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Successfully Copy Photos from Your Memory Card to your Computer

Before you can begin editing your photos you need to get them safely off your camera and onto your computer. Unfortunately this process is often hijacked by (well-meaning if misguided) software which purports to do the work for you but leaves you wondering just where your photos really are! So, to help you understand your options for getting your photos onto your computer, here’s what I recommend.

First of all: Take Charge!

The first thing to understand about getting photos from your camera card or camera onto your computer is that you’re in charge. Any application that opens and tries to grab your photos for you can be closed down. If it is not the application you want to use then do just that – close it.

Now you can take charge and manage the process in a way that makes sense for you.

Choose your application

If you’re using Photoshop then you can use Bridge to import your photos. If you are using Lightroom then you can launch Lightroom and import your photos using it. If you don’t have either program, or if you prefer to manage the process yourself, you can do so using Finder on the Mac or Windows Explorer on a PC. I’ll cover this process first, then look at Bridge and Lightroom.

Importing using Finder or Windows Explorer

import-photos-using-Windows-1When attached to your computer, a camera or memory card works like any drive, so you can view its contents. You can also copy photos from the memory card onto your computer’s hard drive manually using Explorer or Finder.

On a PC, if the AutoPlay dialog appears when you insert your camera card or attach your camera, choose the Open Folder to View Files option.

If the dialog doesn’t appear, simply launch Windows Explorer and select the drive that represents your camera or memory card.

Navigate to the folder that contains your photos – there may be multiple folders depending on how your camera stores images on the card. You can select the photos, then drag and drop them to the folder of your choice. It’s often easier if you first open the target folder in a second Windows Explorer window so you can drag from one to the other.


The process is similar using Finder on the Mac. If iPhoto launches – stop it from downloading any photos and close it. Then you can drag photos from your camera card open in one Finder window, to a folder of your choice open in a second window.


Importing Photos using Bridge

If you are using Photoshop, launch Adobe Bridge and choose File > Get Photos from Camera. Click the button to open the Advanced Dialog.


From the “Get Photos from” drop down list select the drive letter that corresponds to your camera or card.


You can now see and select the photos to import. This is one benefit of using Bridge over Windows Explorer – you will see thumbnail images of your raw files so you can see what you are importing.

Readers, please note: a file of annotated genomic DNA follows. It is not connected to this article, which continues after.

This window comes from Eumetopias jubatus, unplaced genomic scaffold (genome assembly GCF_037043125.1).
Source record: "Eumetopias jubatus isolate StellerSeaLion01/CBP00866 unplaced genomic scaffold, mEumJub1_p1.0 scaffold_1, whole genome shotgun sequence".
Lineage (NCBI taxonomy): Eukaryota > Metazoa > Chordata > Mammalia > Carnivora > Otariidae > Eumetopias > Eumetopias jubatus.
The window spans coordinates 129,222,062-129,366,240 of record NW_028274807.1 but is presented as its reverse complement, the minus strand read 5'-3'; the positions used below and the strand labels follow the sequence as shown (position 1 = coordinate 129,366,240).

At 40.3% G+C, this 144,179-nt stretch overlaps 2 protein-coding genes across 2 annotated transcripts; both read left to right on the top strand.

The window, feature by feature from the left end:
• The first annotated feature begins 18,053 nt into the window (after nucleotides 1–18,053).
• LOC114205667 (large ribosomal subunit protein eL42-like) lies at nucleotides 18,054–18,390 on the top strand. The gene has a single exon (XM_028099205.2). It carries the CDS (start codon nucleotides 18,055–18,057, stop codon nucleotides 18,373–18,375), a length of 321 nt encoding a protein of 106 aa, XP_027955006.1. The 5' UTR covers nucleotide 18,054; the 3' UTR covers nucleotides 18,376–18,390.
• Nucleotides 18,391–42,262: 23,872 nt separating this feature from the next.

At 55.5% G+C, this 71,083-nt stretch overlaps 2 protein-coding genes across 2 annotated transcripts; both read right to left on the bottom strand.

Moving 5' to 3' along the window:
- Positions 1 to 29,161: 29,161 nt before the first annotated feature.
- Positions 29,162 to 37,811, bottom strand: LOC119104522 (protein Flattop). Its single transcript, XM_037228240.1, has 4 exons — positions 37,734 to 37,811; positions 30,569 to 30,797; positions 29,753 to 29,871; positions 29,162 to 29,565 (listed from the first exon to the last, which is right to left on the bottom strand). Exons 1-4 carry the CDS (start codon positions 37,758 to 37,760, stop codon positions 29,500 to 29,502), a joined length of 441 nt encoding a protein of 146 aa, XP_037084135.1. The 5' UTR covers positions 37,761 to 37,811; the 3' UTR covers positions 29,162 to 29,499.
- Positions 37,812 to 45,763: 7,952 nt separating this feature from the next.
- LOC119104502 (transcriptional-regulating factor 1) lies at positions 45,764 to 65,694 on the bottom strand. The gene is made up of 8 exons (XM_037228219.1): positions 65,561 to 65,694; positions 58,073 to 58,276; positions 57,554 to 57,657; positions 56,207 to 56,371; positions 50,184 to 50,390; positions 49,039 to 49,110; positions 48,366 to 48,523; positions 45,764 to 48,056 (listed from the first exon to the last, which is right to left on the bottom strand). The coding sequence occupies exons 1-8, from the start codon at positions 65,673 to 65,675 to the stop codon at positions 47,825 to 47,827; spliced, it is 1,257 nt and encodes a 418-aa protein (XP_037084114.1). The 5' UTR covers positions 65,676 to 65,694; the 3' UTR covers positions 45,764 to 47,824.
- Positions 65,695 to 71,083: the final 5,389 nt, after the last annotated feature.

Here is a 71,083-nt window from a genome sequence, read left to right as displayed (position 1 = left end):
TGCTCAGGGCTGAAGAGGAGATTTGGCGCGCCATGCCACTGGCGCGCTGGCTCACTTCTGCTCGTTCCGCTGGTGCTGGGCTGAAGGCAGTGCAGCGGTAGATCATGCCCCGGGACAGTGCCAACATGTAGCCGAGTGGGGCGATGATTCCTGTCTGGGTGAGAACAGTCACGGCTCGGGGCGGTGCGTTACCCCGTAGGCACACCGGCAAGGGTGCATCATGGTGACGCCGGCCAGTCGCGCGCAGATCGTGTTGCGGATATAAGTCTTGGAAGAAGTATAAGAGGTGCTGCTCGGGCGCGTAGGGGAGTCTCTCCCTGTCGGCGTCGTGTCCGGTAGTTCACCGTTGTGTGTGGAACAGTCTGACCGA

On the right of the dialog select the folder in which to place the images. Typically this will be inside your My Pictures folder on your computer but you can choose any location that makes sense to you. However, if you want to find your photos later, on it is essential that you pay attention to the choices you make here.

import-photos-using-bridge-3Once you have selected the folder to import the images into, you can, if desired, select a subfolder. In this way you can group photos by shoot, date or something that makes sense to you.  Bridge will create the folder for you if it doesn’t exist, so choose an option from the Create Subfolder(s) list and, if required, type a name for it or choose the date to use – either the capture date or today’s date. If you don’t want to organize photos in a subfolder then click None.

import-photos-using-bridge-4You can also select to rename files on import, or not. Choose Do not rename files if you don’t want them renamed or alternatively select a naming convention from the list.

If you have advanced naming requirements for which the dialog does not provide an appropriate choice, scroll to the bottom of the list and click Advanced Rename to open the Advanced Rename dialog where you can create quite complex naming conventions. Whatever choice you make check the entry just below the dialog where Bridge shows you an example of the naming convention in place so you can check to see if it is what you want.


In the Advanced Options area you can choose other options including Convert to DNG – which is handy if your camera captures in a manufacturer specific format such as CRW, NEF, PEF and so on, but you prefer to work with DNG files. Select this option and Bridge will do the conversion for you.

You can also select Delete Original Files although this is not recommended. It’s best to make sure that the images are correctly copied onto your computer before the originals are deleted so I suggest you leave this option disabled.

Bridge offers a backup option so it will make a copy of your photos on import. To do this, click the “Save Copies To:” checkbox and select an alternate location (such as an external drive) in which to save a copy of your photos.


If you have a metadata template already created you can select this from the Apply Metadata drop down list.